New And Improved

One thing that made me very sad was that changing the title of my book to How The Cookie Crumbles meant I couldn't use the original cover I had created. I really loved that cover, mainly because the doughnut looked so yummy. Last night, I was looking at Joel Friedlander's site, he's a professional book designer, and once a month he judges all the book covers sent to him. There are winners, and there are not winners. Frankly, some of the covers are lousy, but I admire that the authors or designers were brave enough to submit, since I'm not. But reading Friedlander's comments is like a crash course in cover design. The main message I took is that covers need to look as professional as possible.

So armed with my new design knowledge, I took another look at my cover and sighed. The most amateur part is the photo. I took the photo of the cookie myself, and I have to admit–it looks a little green and unappetizing. It also floats weirdly on the page, since I didn't add a shadow. While I'm sure I could fix that in Photoshop, I'm also sure it would take me ten hours to figure out how, given my learning curve in creating the covers. So, I headed over to my favourite free stock photo site, Stock.xchng, and managed to find a better cookie photo. It has colours similar to the doughnut I loved.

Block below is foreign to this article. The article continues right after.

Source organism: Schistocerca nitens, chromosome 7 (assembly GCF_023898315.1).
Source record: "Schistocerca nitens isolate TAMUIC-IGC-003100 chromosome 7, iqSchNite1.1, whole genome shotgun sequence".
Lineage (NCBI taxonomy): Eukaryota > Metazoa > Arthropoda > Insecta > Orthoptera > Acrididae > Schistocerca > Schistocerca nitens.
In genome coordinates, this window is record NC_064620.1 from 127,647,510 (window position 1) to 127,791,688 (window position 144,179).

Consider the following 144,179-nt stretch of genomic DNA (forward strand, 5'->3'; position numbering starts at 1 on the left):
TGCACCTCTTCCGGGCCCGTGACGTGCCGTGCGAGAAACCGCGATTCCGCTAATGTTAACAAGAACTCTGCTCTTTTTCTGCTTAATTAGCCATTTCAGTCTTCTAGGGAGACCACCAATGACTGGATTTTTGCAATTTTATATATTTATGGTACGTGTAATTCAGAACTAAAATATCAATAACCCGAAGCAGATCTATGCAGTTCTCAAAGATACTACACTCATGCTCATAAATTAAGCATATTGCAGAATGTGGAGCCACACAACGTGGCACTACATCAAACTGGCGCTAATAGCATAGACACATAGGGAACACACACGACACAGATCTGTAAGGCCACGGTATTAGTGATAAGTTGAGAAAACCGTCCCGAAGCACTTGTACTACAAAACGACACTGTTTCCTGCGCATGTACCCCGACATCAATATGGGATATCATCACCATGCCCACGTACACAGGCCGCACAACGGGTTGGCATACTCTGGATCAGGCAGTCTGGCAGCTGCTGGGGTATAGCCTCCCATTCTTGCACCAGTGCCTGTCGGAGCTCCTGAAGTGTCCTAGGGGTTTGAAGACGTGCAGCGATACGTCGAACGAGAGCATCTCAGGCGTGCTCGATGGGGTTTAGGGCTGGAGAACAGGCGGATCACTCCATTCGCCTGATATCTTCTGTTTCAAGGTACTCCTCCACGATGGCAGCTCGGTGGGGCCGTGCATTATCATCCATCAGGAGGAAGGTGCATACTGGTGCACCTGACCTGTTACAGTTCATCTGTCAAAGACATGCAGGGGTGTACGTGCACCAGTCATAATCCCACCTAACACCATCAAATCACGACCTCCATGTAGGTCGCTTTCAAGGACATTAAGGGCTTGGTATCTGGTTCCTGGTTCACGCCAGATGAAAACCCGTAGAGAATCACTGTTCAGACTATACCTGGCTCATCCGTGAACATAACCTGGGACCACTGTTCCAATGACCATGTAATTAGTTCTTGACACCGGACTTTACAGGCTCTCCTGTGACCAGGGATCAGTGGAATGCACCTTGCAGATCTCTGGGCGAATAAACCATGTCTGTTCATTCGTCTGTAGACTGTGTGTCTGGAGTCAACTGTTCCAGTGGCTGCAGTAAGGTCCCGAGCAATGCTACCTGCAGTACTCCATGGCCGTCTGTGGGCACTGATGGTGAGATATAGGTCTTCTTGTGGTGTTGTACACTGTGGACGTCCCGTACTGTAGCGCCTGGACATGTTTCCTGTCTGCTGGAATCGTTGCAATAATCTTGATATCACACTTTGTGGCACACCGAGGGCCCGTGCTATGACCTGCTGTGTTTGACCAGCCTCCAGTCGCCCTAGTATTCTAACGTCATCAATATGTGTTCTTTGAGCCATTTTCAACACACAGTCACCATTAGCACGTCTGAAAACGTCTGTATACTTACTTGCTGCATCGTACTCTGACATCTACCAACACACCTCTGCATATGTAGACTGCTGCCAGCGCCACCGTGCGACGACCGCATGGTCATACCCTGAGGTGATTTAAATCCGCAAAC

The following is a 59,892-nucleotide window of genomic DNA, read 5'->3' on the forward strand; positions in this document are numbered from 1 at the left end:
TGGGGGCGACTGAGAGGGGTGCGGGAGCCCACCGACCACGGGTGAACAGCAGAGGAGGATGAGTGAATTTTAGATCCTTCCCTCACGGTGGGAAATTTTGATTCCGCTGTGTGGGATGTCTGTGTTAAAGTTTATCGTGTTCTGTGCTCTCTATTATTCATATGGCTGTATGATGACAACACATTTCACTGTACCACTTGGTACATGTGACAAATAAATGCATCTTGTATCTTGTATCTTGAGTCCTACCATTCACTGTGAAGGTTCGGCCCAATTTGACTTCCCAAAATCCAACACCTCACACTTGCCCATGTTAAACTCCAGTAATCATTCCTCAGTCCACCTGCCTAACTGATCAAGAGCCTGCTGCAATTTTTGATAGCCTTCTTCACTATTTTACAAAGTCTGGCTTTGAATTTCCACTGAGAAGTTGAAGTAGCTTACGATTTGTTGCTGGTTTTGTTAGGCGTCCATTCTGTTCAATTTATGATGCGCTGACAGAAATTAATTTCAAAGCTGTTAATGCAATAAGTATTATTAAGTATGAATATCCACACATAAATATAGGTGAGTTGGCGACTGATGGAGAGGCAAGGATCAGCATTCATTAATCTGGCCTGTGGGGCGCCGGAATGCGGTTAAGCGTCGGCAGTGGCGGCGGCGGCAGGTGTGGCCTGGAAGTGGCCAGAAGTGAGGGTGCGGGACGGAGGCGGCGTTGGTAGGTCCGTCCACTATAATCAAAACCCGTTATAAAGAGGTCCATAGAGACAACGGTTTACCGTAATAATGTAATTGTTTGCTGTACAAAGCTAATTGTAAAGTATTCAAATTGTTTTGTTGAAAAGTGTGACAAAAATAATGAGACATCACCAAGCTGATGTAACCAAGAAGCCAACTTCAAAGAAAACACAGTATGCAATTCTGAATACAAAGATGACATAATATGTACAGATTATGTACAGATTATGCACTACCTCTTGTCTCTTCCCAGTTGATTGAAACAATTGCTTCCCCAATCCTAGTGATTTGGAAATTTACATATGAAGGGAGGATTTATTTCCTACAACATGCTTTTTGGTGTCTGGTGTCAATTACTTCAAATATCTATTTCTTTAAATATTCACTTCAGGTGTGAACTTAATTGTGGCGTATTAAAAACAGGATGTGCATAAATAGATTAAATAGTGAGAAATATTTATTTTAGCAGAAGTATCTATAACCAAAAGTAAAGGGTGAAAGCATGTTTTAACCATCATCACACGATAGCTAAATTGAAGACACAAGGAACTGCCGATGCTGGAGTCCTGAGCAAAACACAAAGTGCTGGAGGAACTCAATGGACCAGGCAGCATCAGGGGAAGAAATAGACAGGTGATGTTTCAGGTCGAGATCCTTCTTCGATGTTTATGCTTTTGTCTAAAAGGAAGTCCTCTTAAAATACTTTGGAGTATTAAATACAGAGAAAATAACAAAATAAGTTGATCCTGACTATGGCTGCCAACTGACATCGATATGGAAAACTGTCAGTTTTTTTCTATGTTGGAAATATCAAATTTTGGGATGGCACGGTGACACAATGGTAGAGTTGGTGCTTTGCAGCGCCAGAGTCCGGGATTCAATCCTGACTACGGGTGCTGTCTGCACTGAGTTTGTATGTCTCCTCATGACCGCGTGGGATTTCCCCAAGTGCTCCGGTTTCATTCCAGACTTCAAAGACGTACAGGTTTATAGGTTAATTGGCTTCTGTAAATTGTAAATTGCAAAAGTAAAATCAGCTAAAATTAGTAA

So, here's the original doughnut cover. Nice, eh? Well, I think so. Expert opinions may differ. It's probably the photo that makes it, since everyone loves doughnuts.

And here's the cover I did with my own cookie photo. After publishing my first book, I added the grey border because otherwise the cover disappears on the Amazon website, and I also made the hockey sticks a little more visible. I preferred the subtler sticks, but they completely vanished when I looked at them on an actual Kindle.

Now, here's the new cover. I added the new photograph, and put the font in the same colour as the cookie. I thought it looked way better, but the combined colours were a little too Barbie.

So, I tweaked the cover: shrinking the cookie (and thus its calories) and making the font colours closer to the original doughnut cover, but keeping the new "cookie pink" colour in the subtitle. Voilá!

Another thing I like about my cover design is that it's a template, so I can easily create covers for all my zillions of books, by choosing a new photograph. Now I just have to write zillions of books.

Now, what do I think Joel Friedlander would say about my cover? Probably that I need to look at book covers in my genre, and make it look more like them. So, if it's a romance book about hockey, it needs a ripped male torso and skates, or two people making out. But I would argue that my books are not typical romances, they are Frankenstein hybrids of chick lit/romantic comedy/hockey story–and therefore the covers should look fun and different. And then Joel would shake his head and say, "Mel, I give you expert advice worth thousands of dollars and you insist you know better. You're an idiot."

What do you think of the cover? I have to admit, I have a background in arts and design (but not Photoshop!) so I have pretty strong views, but I am willing to listen to the opinions of people who actually read my books. Oh, at first there'll probably be crying and ripping of t-shirts, but then I will take your criticism into consideration. Maybe.